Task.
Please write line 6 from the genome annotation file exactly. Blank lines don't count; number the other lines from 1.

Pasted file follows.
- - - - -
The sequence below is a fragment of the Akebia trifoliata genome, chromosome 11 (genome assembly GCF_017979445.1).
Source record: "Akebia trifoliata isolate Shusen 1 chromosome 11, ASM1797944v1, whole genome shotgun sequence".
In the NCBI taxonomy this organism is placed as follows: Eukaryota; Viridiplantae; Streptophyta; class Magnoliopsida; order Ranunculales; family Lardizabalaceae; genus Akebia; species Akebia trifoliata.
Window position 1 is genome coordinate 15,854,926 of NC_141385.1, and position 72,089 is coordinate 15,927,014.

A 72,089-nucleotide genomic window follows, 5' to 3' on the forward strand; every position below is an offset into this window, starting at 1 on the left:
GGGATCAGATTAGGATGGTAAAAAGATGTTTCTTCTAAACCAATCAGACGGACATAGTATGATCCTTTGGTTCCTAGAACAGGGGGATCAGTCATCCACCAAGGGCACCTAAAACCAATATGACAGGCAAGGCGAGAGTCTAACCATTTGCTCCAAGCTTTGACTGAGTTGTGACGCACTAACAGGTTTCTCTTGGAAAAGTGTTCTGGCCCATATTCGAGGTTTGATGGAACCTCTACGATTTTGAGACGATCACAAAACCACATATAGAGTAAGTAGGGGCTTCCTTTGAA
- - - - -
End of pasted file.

GGGATCAGATTAGGATGGTAAAAAGATGTTTCTTCTAAACCAATCAGACGGACATAGTATGATCCTTTGGTTCCTAGAACAGGGGGATCAGTCATCCACCAAGGGCACCTAAAACCAATATGACAGGCAAGGCGAGAGTCTAACCATTTGCTCCAAGCTTTGACTGAGTTGTGACGCACTAACAGGTTTCTCTTGGAAAAGTGTTCTGGCCCATATTCGAGGTTTGATGGAACCTCTACGATTTTGAGACGATCACAAAACCACATATAGAGTAAGTAGGGGCTTCCTTTGAA